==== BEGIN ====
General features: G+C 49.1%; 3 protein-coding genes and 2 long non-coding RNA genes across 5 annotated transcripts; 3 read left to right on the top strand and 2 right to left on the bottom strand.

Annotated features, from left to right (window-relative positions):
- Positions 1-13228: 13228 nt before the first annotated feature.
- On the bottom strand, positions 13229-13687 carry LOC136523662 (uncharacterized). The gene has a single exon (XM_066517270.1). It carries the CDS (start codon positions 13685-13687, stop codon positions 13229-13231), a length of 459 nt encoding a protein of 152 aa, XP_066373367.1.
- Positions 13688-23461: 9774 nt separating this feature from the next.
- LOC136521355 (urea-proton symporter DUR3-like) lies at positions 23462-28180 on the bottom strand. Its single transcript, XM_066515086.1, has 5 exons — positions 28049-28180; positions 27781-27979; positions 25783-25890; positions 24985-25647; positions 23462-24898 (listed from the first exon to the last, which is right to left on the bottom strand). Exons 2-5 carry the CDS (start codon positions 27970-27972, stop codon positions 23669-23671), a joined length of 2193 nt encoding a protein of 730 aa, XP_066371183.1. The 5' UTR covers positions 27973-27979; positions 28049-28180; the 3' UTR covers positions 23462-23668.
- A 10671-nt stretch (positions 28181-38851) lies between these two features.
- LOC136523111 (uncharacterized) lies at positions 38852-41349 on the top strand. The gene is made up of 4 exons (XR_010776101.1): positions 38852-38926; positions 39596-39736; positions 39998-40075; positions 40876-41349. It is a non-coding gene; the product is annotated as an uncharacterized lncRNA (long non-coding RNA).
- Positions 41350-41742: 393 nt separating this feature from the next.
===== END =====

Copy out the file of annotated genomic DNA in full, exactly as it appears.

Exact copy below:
General features: G+C 49.1%; 3 protein-coding genes and 2 long non-coding RNA genes across 5 annotated transcripts; 3 read left to right on the top strand and 2 right to left on the bottom strand.

Annotated features, from left to right (window-relative positions):
- Positions 1-13228: 13228 nt before the first annotated feature.
- On the bottom strand, positions 13229-13687 carry LOC136523662 (uncharacterized). The gene has a single exon (XM_066517270.1). It carries the CDS (start codon positions 13685-13687, stop codon positions 13229-13231), a length of 459 nt encoding a protein of 152 aa, XP_066373367.1.
- Positions 13688-23461: 9774 nt separating this feature from the next.
- LOC136521355 (urea-proton symporter DUR3-like) lies at positions 23462-28180 on the bottom strand. Its single transcript, XM_066515086.1, has 5 exons — positions 28049-28180; positions 27781-27979; positions 25783-25890; positions 24985-25647; positions 23462-24898 (listed from the first exon to the last, which is right to left on the bottom strand). Exons 2-5 carry the CDS (start codon positions 27970-27972, stop codon positions 23669-23671), a joined length of 2193 nt encoding a protein of 730 aa, XP_066371183.1. The 5' UTR covers positions 27973-27979; positions 28049-28180; the 3' UTR covers positions 23462-23668.
- A 10671-nt stretch (positions 28181-38851) lies between these two features.
- LOC136523111 (uncharacterized) lies at positions 38852-41349 on the top strand. The gene is made up of 4 exons (XR_010776101.1): positions 38852-38926; positions 39596-39736; positions 39998-40075; positions 40876-41349. It is a non-coding gene; the product is annotated as an uncharacterized lncRNA (long non-coding RNA).
- Positions 41350-41742: 393 nt separating this feature from the next.